Latest update : 31 August 2018.

At E2 we understand, like many, that the current ’industrial’ 19th century model of education is no longer appropriate for the 21st century.

In this section, we explain why project-based learning is the pedagogical method that best delivers both strong ’traditional’ academic knowledge and skills and 21st century competences and values such as communication, collaboration, critical thinking and creativity.

Articles in this section

  • A Project vs. Project-Based Learning

    27 August 2018, by JMC

    The difference between a Project and Project-Based Learning
    In industrial education, knowing and doing are typically separate. Inculcating young minds with more information is the clear priority; applying knowledge is a distant second. Therefore a project is usually designed as a reward or an opportunity for learners to demonstrate what they’ve learnt at the end of the year, rather than as an integral part of the learning process.
    By contrast, PBL integrates knowing and doing. Learners (...)

  • Role of teacher in PBL

    27 August 2018, by JMC

    The role of the teacher - instruction or guidance ?
    PBL is primarily a learner-focussed activity. Teachers, workplace mentors, community members, and other adults, however, play an essential role in supporting learner success. All learners need guidance, instruction, and feedback to deepen their knowledge and develop their skills. This is especially important for novice learners completely unfamiliar with the content, skills, and behaviors needed for successful project completion.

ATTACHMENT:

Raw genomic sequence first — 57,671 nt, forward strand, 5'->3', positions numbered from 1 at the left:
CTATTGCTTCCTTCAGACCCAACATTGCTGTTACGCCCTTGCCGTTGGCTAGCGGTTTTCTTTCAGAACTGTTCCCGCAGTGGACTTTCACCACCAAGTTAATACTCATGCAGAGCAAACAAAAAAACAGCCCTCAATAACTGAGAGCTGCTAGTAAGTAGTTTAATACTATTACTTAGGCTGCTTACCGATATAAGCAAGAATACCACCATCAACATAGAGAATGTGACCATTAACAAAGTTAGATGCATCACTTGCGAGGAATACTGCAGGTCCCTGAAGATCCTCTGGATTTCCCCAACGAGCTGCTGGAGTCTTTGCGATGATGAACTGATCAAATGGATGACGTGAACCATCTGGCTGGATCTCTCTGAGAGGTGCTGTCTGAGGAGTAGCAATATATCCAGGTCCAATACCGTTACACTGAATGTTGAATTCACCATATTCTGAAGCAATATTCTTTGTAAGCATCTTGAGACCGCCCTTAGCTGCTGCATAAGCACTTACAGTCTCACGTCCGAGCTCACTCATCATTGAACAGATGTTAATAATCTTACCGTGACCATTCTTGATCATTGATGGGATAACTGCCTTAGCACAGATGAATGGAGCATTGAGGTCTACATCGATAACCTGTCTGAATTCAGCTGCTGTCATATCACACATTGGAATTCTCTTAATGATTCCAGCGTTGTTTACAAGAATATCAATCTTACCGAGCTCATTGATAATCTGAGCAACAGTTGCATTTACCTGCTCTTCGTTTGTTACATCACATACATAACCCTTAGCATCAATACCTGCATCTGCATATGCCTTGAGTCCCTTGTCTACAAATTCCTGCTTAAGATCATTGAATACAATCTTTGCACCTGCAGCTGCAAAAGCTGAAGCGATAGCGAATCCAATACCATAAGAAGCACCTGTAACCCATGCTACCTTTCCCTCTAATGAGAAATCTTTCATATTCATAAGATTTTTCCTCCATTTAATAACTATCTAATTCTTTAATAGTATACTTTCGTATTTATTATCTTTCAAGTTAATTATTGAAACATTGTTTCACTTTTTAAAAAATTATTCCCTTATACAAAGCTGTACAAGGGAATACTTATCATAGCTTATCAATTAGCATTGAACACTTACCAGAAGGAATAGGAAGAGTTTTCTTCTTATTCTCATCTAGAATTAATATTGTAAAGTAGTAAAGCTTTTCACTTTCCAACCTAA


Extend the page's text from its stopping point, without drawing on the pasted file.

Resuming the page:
PBL (...)

  • Driving Questions - examples

    27 August 2018, by JMC

    Here are some sample Driving Questions that could be used to start some project-based learning. They are loosely written in ascending order of challenge: How can we teach other children how to be safe when there is a fire at school, at home, and in public places? How can we help animals in our local environment? How do I plan a school carnival that will raise money for our school? How do I design a pet shop that local customers will come and buy pets from? What do ratio and chemistry have (...)

  • Creating a great driving question

    27 August 2018, by JMC

    Every project begins with a question that drives subsequent learning. These questions should fulfil a number of criteria.
    Driving Questions are: Provocative. Driving questions should be intriguing and thought-provoking. To achieve this, the question should tap into the roots of learners’ interests. Open-ended. A good driving question is complex and does not have a right or wrong answer. It is not “Google-able.” Learners should be able to explore many options and come to their conclusion in (...)

  • Assessment within PBL

    27 August 2018, by JMC

    Assessment of learners is done in four main ways:
    1. Self-assessmentLearners are supported to evaluate their own learning and develop ways to critically analyse their own learning. This is the most important element of assessment as it develops learners’ self-regulation and metacognition, what some refer to as “learning to learn”.
    2. Peer-to-peer assessment Learners work together to evaluate each other.
    3. Formative (ongoing) assessment by teachers The primary purpose of assessment is to (...)

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